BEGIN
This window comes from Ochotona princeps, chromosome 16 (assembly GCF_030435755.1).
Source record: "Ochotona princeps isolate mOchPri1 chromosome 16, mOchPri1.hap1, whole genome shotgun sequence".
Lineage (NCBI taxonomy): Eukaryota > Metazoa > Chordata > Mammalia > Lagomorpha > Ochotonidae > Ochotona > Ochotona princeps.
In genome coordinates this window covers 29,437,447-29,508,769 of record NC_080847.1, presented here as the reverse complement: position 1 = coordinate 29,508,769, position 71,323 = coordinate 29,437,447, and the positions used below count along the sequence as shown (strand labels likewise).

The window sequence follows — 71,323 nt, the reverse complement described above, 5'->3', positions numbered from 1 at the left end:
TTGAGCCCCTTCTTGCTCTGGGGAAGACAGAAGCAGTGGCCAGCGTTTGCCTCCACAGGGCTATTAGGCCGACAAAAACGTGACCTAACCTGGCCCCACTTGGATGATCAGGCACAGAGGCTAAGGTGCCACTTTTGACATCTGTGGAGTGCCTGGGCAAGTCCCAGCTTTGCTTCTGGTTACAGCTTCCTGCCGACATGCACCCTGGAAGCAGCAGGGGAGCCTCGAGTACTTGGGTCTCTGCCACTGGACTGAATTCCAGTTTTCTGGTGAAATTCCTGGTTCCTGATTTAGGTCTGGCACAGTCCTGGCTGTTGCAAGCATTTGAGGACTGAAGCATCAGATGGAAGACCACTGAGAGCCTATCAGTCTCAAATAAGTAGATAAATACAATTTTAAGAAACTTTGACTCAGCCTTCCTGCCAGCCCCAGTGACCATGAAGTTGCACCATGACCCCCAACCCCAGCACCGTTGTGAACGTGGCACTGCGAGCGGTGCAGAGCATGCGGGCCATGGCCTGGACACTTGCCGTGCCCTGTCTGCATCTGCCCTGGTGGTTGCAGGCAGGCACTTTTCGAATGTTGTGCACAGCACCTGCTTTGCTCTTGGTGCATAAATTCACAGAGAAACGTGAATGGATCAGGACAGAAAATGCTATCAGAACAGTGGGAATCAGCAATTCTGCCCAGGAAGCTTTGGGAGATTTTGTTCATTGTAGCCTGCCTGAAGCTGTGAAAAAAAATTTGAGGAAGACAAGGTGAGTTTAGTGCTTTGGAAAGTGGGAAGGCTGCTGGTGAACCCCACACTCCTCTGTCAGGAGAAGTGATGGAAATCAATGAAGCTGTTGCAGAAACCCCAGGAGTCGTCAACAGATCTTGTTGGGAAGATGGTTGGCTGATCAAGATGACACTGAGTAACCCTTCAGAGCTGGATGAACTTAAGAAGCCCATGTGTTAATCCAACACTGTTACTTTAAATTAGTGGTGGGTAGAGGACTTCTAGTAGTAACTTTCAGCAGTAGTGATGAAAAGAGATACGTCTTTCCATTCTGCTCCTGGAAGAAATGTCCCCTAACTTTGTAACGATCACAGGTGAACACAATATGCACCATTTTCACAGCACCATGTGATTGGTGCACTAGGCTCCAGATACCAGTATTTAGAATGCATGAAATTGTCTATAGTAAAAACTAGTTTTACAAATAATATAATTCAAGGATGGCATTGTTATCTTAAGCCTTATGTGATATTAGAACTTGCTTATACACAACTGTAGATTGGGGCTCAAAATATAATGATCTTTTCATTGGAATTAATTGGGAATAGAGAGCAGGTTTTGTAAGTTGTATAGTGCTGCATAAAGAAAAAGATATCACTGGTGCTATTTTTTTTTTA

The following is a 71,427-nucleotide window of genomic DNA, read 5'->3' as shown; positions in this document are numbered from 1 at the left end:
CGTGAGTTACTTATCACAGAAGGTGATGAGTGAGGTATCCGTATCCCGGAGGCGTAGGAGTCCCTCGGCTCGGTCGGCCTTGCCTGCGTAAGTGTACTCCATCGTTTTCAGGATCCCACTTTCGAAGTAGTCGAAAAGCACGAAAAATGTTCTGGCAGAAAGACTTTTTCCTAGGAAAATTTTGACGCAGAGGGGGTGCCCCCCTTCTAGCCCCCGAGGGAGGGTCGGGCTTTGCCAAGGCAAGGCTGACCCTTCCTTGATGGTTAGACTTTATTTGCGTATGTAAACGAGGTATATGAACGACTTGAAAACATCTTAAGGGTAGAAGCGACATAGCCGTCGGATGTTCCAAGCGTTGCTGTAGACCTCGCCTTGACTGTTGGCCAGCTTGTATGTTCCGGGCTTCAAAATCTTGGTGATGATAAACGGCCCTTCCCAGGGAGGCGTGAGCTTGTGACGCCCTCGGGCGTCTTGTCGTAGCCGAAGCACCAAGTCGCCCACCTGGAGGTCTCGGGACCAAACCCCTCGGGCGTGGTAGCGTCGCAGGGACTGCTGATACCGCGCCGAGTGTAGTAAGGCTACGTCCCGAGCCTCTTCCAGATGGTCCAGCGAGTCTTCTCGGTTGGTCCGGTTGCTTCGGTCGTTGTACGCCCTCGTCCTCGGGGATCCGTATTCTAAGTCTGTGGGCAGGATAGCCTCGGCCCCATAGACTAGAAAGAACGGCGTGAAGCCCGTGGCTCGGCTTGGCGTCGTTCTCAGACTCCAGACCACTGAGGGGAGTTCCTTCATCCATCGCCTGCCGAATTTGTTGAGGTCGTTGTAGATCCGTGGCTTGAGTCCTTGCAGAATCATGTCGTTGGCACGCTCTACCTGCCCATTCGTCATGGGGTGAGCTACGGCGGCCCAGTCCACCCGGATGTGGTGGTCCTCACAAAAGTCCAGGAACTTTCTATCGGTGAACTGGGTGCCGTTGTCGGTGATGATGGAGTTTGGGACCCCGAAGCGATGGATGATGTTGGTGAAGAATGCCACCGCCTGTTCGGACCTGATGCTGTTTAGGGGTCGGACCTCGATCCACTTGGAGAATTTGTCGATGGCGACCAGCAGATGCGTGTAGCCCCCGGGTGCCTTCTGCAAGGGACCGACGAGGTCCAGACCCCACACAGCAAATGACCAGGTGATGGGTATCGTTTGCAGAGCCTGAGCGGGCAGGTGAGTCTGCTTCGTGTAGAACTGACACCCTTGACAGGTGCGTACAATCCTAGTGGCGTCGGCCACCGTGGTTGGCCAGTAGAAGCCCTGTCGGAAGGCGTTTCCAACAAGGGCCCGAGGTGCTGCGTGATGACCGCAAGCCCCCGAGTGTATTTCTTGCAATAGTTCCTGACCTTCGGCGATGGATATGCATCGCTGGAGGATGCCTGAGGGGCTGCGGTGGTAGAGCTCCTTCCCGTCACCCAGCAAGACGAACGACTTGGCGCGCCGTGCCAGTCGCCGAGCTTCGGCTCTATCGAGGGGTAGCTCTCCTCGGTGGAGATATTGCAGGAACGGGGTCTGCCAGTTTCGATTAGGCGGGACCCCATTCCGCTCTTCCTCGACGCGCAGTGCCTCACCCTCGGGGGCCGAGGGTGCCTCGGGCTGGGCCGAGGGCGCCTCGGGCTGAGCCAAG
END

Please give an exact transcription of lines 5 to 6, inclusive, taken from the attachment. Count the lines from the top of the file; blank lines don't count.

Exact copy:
The window sequence follows — 71,323 nt, the reverse complement described above, 5'->3', positions numbered from 1 at the left end:
TTGAGCCCCTTCTTGCTCTGGGGAAGACAGAAGCAGTGGCCAGCGTTTGCCTCCACAGGGCTATTAGGCCGACAAAAACGTGACCTAACCTGGCCCCACTTGGATGATCAGGCACAGAGGCTAAGGTGCCACTTTTGACATCTGTGGAGTGCCTGGGCAAGTCCCAGCTTTGCTTCTGGTTACAGCTTCCTGCCGACATGCACCCTGGAAGCAGCAGGGGAGCCTCGAGTACTTGGGTCTCTGCCACTGGACTGAATTCCAGTTTTCTGGTGAAATTCCTGGTTCCTGATTTAGGTCTGGCACAGTCCTGGCTGTTGCAAGCATTTGAGGACTGAAGCATCAGATGGAAGACCACTGAGAGCCTATCAGTCTCAAATAAGTAGATAAATACAATTTTAAGAAACTTTGACTCAGCCTTCCTGCCAGCCCCAGTGACCATGAAGTTGCACCATGACCCCCAACCCCAGCACCGTTGTGAACGTGGCACTGCGAGCGGTGCAGAGCATGCGGGCCATGGCCTGGACACTTGCCGTGCCCTGTCTGCATCTGCCCTGGTGGTTGCAGGCAGGCACTTTTCGAATGTTGTGCACAGCACCTGCTTTGCTCTTGGTGCATAAATTCACAGAGAAACGTGAATGGATCAGGACAGAAAATGCTATCAGAACAGTGGGAATCAGCAATTCTGCCCAGGAAGCTTTGGGAGATTTTGTTCATTGTAGCCTGCCTGAAGCTGTGAAAAAAAATTTGAGGAAGACAAGGTGAGTTTAGTGCTTTGGAAAGTGGGAAGGCTGCTGGTGAACCCCACACTCCTCTGTCAGGAGAAGTGATGGAAATCAATGAAGCTGTTGCAGAAACCCCAGGAGTCGTCAACAGATCTTGTTGGGAAGATGGTTGGCTGATCAAGATGACACTGAGTAACCCTTCAGAGCTGGATGAACTTAAGAAGCCCATGTGTTAATCCAACACTGTTACTTTAAATTAGTGGTGGGTAGAGGACTTCTAGTAGTAACTTTCAGCAGTAGTGATGAAAAGAGATACGTCTTTCCATTCTGCTCCTGGAAGAAATGTCCCCTAACTTTGTAACGATCACAGGTGAACACAATATGCACCATTTTCACAGCACCATGTGATTGGTGCACTAGGCTCCAGATACCAGTATTTAGAATGCATGAAATTGTCTATAGTAAAAACTAGTTTTACAAATAATATAATTCAAGGATGGCATTGTTATCTTAAGCCTTATGTGATATTAGAACTTGCTTATACACAACTGTAGATTGGGGCTCAAAATATAATGATCTTTTCATTGGAATTAATTGGGAATAGAGAGCAGGTTTTGTAAGTTGTATAGTGCTGCATAAAGAAAAAGATATCACTGGTGCTATTTTTTTTTTA